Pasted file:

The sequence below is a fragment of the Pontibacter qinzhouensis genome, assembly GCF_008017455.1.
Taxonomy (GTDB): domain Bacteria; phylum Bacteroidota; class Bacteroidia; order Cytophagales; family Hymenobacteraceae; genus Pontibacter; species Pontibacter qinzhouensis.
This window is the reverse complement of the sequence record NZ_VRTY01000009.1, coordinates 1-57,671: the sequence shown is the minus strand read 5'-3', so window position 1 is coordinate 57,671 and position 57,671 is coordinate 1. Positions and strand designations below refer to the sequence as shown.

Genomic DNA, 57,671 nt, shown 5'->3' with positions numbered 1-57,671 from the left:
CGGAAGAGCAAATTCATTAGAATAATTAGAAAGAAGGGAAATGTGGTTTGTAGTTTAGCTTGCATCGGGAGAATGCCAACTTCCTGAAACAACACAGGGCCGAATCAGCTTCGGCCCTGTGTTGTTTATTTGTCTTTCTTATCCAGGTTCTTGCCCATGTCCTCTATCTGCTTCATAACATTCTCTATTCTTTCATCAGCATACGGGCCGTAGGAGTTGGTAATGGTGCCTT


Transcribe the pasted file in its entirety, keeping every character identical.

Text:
The sequence below is a fragment of the Pontibacter qinzhouensis genome, assembly GCF_008017455.1.
Taxonomy (GTDB): domain Bacteria; phylum Bacteroidota; class Bacteroidia; order Cytophagales; family Hymenobacteraceae; genus Pontibacter; species Pontibacter qinzhouensis.
This window is the reverse complement of the sequence record NZ_VRTY01000009.1, coordinates 1-57,671: the sequence shown is the minus strand read 5'-3', so window position 1 is coordinate 57,671 and position 57,671 is coordinate 1. Positions and strand designations below refer to the sequence as shown.

Genomic DNA, 57,671 nt, shown 5'->3' with positions numbered 1-57,671 from the left:
CGGAAGAGCAAATTCATTAGAATAATTAGAAAGAAGGGAAATGTGGTTTGTAGTTTAGCTTGCATCGGGAGAATGCCAACTTCCTGAAACAACACAGGGCCGAATCAGCTTCGGCCCTGTGTTGTTTATTTGTCTTTCTTATCCAGGTTCTTGCCCATGTCCTCTATCTGCTTCATAACATTCTCTATTCTTTCATCAGCATACGGGCCGTAGGAGTTGGTAATGGTGCCTT